• -- Adding new tags to photos already uploaded on a photo-sharing web site, such as Flickr, to ensure they will come up on a search of certain keywords.
  • -- Reviewing the work of other volunteers engaged in microvolunteering.

  • Again: these are tasks that will take just a few minutes or a few hours to complete, and can happen in one day or over a few days, even a couple of weeks. Note that some require a bit of expertise: a person might have to be fluent in two languages, or know about web accessibility, or be terrific at finding very specific information online. To ensure success with such short-term tasks, any microvolunteering assignment should have:
  • -- Written descriptions (the more detail, the better)
  • -- Deadlines (by when does this assignment need to be done?)

  • Mid-assignment reporting requirements might also be necessary if the deadline is a week or more after the assignment is given - many times, organizations can't just assume people are working on assignments, only to find out, once they need the work, that the volunteers didn't do it.

    A volunteer can complete one of these assignments and then walk away from every volunteering with you again. However, your goal with these assignments is much more than to get work done; it is to create such a positive experience that the volunteer stays interested and takes on another small task, or a task with more responsibility or greater time commitment, as well as becoming a fan of your organization, talking about your good work to colleagues, friends and family. You might even turn such a volunteer into a financial donor!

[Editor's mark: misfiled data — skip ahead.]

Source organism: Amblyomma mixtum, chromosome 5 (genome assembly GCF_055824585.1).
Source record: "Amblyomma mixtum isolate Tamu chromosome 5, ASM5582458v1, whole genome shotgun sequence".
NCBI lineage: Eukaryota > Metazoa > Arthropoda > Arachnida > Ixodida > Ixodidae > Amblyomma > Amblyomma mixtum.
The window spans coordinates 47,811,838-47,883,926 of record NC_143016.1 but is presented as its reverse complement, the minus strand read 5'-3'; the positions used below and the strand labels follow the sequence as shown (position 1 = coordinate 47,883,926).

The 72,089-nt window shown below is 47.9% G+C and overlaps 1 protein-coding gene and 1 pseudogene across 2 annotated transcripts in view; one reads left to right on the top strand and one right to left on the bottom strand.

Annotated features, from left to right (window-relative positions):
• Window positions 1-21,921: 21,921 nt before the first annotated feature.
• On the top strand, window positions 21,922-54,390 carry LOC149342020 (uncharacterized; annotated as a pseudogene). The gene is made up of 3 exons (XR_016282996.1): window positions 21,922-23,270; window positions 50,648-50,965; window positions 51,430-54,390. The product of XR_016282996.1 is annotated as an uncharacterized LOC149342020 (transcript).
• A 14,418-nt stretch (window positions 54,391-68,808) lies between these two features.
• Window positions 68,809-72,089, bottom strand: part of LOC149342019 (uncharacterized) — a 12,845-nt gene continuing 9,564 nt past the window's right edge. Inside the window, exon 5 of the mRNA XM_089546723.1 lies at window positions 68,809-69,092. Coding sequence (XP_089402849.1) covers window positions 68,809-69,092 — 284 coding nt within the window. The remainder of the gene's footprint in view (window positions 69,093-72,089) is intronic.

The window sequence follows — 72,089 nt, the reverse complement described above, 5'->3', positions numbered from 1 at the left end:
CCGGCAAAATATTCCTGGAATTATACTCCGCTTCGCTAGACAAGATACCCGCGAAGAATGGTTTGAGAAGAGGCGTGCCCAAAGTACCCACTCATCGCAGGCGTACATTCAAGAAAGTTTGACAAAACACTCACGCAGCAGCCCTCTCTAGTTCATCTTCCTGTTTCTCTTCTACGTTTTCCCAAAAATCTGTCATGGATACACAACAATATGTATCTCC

Part of the microvolunteering phenomena is crowd-sourcing, a practice that is as old as the Internet itself (which makes it more than 30 years old). This is when a task or question is offered up online to anyone who would like to take it on, without that person having to sign up to participate as a volunteer. It can be as simple as writing, "How would you handle the following situation..." to an online community of volunteer resources managers. Or asking "How could we improve the our online volunteer orientation" to your online community of volunteers. Or asking on an online community for HR managers, "Would anyone be willing to share their company's dress code? We're looking for ideas." Or writing all of your current volunteers and saying, "What do you think of our new logo?" It is also called "distributed problem-solving."

    Before the World Wide Web, a popular Internet tool was USENET newsgroups, which were online communities put together around various interests, professions and topics, and much of the activity on these was what we now call crowd-sourcing (soc.org.nonprofit was a particularly popular crowd-sourcing resource for nonprofit representatives).

    Crowd-sourcing is not just for discussion questions. For instance:
    Crowd-sourcing can involve people who are not a part of your organization -- anyone visiting your web site, anyone on an online discussion group run by another organization, etc. -- or it can be reserved only for vetted volunteers on your online discussion group for such.